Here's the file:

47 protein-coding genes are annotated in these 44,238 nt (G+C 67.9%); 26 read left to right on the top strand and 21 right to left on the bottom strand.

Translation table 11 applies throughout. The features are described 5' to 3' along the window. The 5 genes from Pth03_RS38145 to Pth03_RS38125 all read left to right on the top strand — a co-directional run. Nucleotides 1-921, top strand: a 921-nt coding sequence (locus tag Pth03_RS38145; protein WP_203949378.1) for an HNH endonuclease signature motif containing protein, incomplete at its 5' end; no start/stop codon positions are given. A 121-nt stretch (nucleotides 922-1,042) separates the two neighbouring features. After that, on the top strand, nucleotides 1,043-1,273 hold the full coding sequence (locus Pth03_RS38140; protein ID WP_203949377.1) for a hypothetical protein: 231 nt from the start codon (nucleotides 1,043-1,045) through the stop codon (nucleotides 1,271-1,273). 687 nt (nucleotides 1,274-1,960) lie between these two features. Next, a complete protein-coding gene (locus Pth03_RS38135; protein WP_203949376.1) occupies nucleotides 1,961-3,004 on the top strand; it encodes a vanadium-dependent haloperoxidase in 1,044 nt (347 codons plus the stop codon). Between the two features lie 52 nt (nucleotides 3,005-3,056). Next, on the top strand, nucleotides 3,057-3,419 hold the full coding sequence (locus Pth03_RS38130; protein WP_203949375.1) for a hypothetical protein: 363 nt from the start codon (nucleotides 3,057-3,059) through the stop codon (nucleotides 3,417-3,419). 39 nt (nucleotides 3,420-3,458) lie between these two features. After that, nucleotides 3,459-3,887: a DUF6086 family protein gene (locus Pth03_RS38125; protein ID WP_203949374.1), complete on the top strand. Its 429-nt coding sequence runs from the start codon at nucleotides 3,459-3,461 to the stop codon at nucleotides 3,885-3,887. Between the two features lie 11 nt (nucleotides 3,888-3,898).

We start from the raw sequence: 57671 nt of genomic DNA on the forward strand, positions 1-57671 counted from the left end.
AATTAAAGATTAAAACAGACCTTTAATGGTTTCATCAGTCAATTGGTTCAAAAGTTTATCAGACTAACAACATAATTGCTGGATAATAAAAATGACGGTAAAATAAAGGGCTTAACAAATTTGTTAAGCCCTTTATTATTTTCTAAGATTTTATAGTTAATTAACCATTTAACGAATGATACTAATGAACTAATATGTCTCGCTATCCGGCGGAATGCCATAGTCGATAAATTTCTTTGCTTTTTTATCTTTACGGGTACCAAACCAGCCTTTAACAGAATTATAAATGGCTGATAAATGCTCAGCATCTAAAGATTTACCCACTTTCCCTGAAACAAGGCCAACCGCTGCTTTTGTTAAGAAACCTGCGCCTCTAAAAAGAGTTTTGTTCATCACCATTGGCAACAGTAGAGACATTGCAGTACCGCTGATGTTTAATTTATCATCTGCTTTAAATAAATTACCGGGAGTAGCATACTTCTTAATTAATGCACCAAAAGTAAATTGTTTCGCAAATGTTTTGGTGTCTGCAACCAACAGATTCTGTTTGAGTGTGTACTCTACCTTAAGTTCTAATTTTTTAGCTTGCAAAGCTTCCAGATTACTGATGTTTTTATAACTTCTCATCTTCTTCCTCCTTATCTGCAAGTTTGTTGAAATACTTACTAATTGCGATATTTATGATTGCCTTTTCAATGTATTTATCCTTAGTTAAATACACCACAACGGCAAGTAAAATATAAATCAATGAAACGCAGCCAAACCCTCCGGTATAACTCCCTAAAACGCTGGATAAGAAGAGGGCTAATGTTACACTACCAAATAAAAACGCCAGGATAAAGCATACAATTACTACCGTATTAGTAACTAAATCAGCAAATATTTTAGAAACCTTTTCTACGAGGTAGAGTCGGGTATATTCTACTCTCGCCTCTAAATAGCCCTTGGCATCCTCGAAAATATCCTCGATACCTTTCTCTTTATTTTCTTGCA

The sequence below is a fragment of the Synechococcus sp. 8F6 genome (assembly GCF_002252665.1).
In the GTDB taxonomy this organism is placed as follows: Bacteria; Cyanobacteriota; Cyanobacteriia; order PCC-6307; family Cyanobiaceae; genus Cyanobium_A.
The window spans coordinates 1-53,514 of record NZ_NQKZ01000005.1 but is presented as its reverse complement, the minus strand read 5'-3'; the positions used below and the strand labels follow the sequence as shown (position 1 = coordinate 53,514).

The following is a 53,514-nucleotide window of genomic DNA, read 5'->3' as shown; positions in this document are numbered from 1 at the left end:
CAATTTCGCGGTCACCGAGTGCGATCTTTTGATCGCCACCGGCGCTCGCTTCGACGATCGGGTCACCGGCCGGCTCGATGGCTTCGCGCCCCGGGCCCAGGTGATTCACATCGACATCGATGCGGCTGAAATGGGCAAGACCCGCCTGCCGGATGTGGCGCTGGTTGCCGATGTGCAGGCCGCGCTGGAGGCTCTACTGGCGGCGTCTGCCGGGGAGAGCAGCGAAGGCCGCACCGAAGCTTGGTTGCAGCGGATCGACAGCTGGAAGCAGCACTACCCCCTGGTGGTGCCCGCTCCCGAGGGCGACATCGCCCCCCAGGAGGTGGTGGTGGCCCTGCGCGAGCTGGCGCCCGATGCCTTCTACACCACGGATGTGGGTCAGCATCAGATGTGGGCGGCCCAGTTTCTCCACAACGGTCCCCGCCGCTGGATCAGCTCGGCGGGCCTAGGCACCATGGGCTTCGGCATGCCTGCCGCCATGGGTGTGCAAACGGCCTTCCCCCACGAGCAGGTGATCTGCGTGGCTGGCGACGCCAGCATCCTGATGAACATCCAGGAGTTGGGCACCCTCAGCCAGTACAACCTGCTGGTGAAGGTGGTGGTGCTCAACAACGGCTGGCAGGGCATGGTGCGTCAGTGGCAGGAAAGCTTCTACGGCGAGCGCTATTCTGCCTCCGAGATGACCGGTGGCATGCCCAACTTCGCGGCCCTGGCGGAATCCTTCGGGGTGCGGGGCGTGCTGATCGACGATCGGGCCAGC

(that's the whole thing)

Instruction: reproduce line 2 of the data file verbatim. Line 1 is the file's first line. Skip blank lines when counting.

Translation table 11 applies throughout. The features are described 5' to 3' along the window. The 5 genes from Pth03_RS38145 to Pth03_RS38125 all read left to right on the top strand — a co-directional run. Nucleotides 1-921, top strand: a 921-nt coding sequence (locus tag Pth03_RS38145; protein WP_203949378.1) for an HNH endonuclease signature motif containing protein, incomplete at its 5' end; no start/stop codon positions are given. A 121-nt stretch (nucleotides 922-1,042) separates the two neighbouring features. After that, on the top strand, nucleotides 1,043-1,273 hold the full coding sequence (locus Pth03_RS38140; protein ID WP_203949377.1) for a hypothetical protein: 231 nt from the start codon (nucleotides 1,043-1,045) through the stop codon (nucleotides 1,271-1,273). 687 nt (nucleotides 1,274-1,960) lie between these two features. Next, a complete protein-coding gene (locus Pth03_RS38135; protein WP_203949376.1) occupies nucleotides 1,961-3,004 on the top strand; it encodes a vanadium-dependent haloperoxidase in 1,044 nt (347 codons plus the stop codon). Between the two features lie 52 nt (nucleotides 3,005-3,056). Next, on the top strand, nucleotides 3,057-3,419 hold the full coding sequence (locus Pth03_RS38130; protein WP_203949375.1) for a hypothetical protein: 363 nt from the start codon (nucleotides 3,057-3,059) through the stop codon (nucleotides 3,417-3,419). 39 nt (nucleotides 3,420-3,458) lie between these two features. After that, nucleotides 3,459-3,887: a DUF6086 family protein gene (locus Pth03_RS38125; protein ID WP_203949374.1), complete on the top strand. Its 429-nt coding sequence runs from the start codon at nucleotides 3,459-3,461 to the stop codon at nucleotides 3,885-3,887. Between the two features lie 11 nt (nucleotides 3,888-3,898).